Major milestone reached as first registered nursing associates join health and care workforce

Major milestone reached as first registered nursing associates join health and care workforce

The first qualified nursing associates became the latest addition to the health and care workforce in England recently, after the Nursing and Midwifery Council (NMC) opened its register to the new profession.

Around 1,800 nursing associates are expected to qualify over the course of the next few months. The nursing associate role bridges the gap between unregulated healthcare assistants and registered nurses. The role was announced by the Government in 2016 and was developed by Health Education England (HEE).

Nursing associates will support better, safer care for people of all ages and in a variety of health and social care settings, from care homes and A&E to schools, and GP surgeries.

They will work as part of the wider health and care team, contributing to the core work of nursing, delivering care independently and carrying out a range of activities from administering medication, and dressing wounds to promoting healthy lifestyle choices and wellbeing.

The role will help to free up registered nurses to focus on more complex care duties.

The introduction of nursing associates is also helping to widen access to the health and care professions by opening up new routes to training that previously didn’t exist. Trainees are able to earn while they learn, via an apprenticeship, making it an attractive option, particularly for those who may have been working as healthcare assistants for a number of years and who want to progress.

While qualified nursing associates may chose to remain in the role permanently, others will want to go on to train to become nurses.

NMC Chief Executive and Registrar, Andrea Sutcliffe, said: “Today is a landmark moment, and I’m delighted to welcome the first nursing associates on to our register.

“The high standards that we set will ensure that this new profession plays a vital role in supporting registered nurses, promoting health and wellbeing and improving safety and the quality of care in England in the years to come.”

Health Minister, Stephen Hammond said: “Today marks an exciting milestone with the start of thousands of nursing associates joining the NHS over the coming years – bringing with them valuable skills which will have a hugely beneficial impact on patients. They will support nurses to deliver safe, high-quality care, crucially freeing up their time to focus on more specialised areas of patient treatment.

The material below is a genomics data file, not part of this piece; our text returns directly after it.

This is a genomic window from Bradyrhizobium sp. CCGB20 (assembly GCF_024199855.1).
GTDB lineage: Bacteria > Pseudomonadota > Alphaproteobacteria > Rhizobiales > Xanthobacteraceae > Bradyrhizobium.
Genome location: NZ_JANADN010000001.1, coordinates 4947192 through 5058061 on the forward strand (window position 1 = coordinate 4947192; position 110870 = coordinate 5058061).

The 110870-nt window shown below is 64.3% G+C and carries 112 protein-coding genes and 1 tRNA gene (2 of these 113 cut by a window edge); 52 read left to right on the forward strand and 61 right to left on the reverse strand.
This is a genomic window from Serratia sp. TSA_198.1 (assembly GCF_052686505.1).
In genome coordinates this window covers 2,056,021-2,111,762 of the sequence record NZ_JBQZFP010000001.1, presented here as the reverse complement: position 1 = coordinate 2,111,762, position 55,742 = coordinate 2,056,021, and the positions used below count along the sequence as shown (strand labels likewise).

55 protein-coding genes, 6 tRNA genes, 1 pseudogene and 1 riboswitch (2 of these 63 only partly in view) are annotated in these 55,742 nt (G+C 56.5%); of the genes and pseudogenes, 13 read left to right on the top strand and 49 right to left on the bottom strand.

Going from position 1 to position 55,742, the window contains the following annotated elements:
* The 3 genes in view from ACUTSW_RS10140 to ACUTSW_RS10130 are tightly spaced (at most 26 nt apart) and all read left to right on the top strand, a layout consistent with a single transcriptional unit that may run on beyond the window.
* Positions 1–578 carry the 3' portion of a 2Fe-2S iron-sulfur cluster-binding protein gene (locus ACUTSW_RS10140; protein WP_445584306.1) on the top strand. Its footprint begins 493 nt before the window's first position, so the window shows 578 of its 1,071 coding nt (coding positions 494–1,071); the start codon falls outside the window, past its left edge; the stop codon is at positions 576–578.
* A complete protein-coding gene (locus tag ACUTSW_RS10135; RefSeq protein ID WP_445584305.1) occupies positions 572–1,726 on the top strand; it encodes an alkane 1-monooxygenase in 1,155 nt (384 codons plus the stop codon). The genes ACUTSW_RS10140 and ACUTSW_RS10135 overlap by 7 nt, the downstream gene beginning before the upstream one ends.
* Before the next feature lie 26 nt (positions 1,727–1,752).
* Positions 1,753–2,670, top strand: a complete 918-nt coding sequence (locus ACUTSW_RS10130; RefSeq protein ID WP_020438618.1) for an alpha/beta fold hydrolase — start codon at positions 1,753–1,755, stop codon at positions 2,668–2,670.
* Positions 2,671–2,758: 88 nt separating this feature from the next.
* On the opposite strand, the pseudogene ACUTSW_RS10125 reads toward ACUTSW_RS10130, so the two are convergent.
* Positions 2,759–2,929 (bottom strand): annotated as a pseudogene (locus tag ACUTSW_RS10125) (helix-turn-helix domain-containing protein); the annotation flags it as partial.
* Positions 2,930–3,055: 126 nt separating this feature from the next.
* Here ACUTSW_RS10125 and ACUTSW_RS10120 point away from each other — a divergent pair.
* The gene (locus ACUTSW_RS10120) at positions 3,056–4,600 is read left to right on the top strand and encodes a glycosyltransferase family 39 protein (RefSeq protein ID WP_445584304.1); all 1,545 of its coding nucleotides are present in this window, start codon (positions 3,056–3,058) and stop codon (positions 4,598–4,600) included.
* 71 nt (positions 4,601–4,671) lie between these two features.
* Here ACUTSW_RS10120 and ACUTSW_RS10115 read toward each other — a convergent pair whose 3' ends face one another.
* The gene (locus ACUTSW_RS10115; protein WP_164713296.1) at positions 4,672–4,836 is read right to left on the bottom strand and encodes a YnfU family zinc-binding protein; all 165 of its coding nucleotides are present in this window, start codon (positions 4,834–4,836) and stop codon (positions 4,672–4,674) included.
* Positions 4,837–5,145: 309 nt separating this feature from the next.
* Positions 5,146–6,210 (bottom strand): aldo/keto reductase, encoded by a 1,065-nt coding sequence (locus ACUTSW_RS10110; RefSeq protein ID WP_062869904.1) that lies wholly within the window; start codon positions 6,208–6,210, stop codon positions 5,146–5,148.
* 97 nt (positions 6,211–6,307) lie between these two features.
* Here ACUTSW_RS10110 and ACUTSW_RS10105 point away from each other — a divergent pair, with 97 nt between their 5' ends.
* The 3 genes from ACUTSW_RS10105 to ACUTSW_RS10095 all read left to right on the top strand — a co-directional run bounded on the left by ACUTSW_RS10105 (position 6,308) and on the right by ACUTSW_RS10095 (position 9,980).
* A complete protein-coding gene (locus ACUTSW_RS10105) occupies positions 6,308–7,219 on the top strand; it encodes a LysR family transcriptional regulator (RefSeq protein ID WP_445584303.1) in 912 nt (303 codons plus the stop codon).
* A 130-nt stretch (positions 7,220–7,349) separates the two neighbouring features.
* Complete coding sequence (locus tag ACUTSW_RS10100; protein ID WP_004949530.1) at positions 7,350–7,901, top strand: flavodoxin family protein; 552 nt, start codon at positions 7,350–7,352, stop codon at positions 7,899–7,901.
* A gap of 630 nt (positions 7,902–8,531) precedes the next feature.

“Our decision to regulate nursing associates is not only a recognition of the enormous contribution they make, but will empower them to work to their full potential and place them on a firm foundation for a long and successful career in the NHS.”

Professor Ian Cumming, Chief Executive, Health Education England said: “The first group of nursing associates moving from training into work as registered professionals is a major milestone for the individuals who have worked hard to get to this stage and the NHS and patients who will benefit from this newly regulated profession.

“I am particularly proud of the part HEE has played in the creation, design and testing of this key role as an exciting and valuable addition to the nursing workforce. I have already seen first-hand just how much of an impact these colleagues are having and am confident that impact will grow in the coming years.

“Many nursing associates have already proved their values and behaviours having previously worked as health and care assistants and I know many of them have aspirations to continue to learn and become registered nurses in the future.

“Wherever they have come from, wherever they end up, they will make a real difference to the patients they care for and I could not be more proud of them as they become key members of the multidisciplinary workforce across health and social care.”

Ruth May, Chief Nursing Officer for England, said: “I would like to welcome the first nursing associates into the workforce who will play an essential role, both for patient care and in supporting the entire nursing profession.

“As part of the Long Term Plan, we are making the NHS a better place to work for all professional groups, where staff have opportunities to develop their careers and where their expertise is used to maximum effect.”

Up to 5,000 trainee nursing associates were expected to start their training in 2018 with the Government aiming for a further 7,500 in 2019.

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